Altering a person’s memories may be as easy as suggesting new or different information, according to a new study published in the Proceedings of the National Academy of Sciences.
The key, said lead researcher Jason Chan of Iowa State University, is the timing and recall of that memory.
“If you reactivate a memory by retrieving it, that memory becomes susceptible to changes again,” he said in a news release. “And if at that time you give people new contradictory information, that can make the original memory much harder to retrieve later.”
In order to come to this conclusion, participants watched a 40-minute episode of the TV show “24” in which a terrorist uses a hypodermic needle to attack a flight attendant. Viewers were tested to reactivate their memory of the show, after which some participants listened to an audio recap that included different details, such as the terrorist using a stun gun instead of a needle.
Sure enough, those same participants had a harder time remembering the needle when asked about it on the test, but only if they had recalled the needle before hearing about the stun gun.
However, Chan said, there is a short amount of time - roughly 6 hours - in which the memory is unstable, at which point it resumes a more concrete place in the mind.
“During that reconsolidation period, that’s when the memory is easy to be interfered with. Once that window closes and that memory is stable again, if you get new information it should not interfere with that original memory,” Chan said. “We found support for that idea in a number of experiments in which we varied the delay between the interfering memory or the misinformation and when people took that initial test.”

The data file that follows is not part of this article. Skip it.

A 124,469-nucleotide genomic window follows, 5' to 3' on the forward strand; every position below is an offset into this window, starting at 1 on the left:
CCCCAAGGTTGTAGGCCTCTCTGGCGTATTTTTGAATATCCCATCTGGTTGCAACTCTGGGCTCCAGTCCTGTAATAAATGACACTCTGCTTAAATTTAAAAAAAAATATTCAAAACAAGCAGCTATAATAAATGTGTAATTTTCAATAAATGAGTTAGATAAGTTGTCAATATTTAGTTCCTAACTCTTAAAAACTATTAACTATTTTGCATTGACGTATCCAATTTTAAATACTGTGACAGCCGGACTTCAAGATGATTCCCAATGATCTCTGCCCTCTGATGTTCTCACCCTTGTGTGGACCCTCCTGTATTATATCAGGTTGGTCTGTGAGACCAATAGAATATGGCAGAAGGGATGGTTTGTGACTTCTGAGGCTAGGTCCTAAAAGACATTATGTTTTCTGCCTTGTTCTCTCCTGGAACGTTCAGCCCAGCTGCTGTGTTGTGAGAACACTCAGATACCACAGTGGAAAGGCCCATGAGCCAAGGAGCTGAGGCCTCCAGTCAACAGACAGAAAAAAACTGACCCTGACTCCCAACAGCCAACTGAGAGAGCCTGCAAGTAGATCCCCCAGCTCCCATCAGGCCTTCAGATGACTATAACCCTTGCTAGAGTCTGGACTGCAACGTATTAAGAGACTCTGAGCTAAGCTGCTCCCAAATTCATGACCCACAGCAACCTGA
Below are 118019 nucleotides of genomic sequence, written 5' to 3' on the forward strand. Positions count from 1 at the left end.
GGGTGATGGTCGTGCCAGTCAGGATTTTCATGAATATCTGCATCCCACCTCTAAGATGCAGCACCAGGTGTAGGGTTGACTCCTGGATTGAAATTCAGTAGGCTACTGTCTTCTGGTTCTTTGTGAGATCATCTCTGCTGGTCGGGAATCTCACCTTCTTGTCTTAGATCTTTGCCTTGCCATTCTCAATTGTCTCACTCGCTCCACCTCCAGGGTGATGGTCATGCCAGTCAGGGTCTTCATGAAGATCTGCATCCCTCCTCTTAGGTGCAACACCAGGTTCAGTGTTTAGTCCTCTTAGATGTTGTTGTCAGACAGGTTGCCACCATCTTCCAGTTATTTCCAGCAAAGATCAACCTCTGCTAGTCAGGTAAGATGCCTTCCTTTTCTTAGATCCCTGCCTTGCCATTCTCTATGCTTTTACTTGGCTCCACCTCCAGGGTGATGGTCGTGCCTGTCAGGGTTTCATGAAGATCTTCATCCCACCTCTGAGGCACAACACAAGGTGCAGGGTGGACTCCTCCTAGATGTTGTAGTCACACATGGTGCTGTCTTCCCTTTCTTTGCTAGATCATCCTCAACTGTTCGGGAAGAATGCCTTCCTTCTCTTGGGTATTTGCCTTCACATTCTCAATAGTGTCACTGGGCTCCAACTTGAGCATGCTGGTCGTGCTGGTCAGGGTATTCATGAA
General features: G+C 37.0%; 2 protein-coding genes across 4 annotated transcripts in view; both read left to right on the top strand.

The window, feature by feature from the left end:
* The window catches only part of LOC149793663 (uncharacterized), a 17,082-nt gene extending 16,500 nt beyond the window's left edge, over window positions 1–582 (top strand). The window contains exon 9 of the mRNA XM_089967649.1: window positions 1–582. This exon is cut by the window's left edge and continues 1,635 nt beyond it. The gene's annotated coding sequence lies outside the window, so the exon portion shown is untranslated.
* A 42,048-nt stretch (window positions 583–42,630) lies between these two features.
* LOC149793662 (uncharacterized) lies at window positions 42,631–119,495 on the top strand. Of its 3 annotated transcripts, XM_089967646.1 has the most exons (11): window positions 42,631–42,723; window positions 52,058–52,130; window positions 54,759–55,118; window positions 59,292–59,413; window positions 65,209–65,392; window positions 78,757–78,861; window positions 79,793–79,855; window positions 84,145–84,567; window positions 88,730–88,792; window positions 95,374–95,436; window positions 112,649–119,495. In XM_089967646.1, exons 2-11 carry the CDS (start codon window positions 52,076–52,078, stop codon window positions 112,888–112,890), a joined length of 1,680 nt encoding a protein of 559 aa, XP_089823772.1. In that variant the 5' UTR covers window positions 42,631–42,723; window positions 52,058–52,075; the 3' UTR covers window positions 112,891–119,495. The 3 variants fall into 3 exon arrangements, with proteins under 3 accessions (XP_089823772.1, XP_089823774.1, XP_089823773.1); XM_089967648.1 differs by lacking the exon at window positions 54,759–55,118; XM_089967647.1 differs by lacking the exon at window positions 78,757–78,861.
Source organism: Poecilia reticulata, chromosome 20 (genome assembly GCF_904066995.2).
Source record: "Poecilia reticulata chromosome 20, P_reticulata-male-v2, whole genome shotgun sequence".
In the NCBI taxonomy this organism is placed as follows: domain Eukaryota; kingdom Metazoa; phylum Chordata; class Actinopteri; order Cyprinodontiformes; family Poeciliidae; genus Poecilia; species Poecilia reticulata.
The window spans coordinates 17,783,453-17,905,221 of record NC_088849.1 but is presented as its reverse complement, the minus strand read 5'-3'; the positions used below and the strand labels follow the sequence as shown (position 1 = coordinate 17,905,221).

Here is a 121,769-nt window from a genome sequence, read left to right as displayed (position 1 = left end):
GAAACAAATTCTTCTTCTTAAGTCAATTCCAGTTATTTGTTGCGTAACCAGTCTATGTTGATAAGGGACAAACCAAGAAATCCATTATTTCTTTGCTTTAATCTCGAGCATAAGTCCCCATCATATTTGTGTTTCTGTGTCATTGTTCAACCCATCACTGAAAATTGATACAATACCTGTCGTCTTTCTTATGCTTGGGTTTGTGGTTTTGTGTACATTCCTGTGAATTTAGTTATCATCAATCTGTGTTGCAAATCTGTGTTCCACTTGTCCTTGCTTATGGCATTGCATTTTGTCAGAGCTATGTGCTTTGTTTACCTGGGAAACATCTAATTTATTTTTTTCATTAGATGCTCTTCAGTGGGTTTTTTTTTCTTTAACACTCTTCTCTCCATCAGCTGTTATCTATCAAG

In addition, he and his colleague Jessica LaPaglia, a graduate student, found no effect if the information was presented in a different context than the original memory.
Beyond the lab, Chan believes the implications of the study could have a number of implications, including in the context of an eyewitness to a crime.
For example, a person who watches a bank robbery and later recalls it while watching a movie with a similar event could confuse details from the two.
“One thing we know about how memory works is that you don’t need something to be exactly the same for new things to interfere with your old memory,” Chan said.
Going forward, Chan said he wants to pin down the exact timing and context necessary to manipulate a memory, as well as identifying ways for using the technique in such a way that traumatic memories could be altered in order to treat victims of, for example, PTSD.
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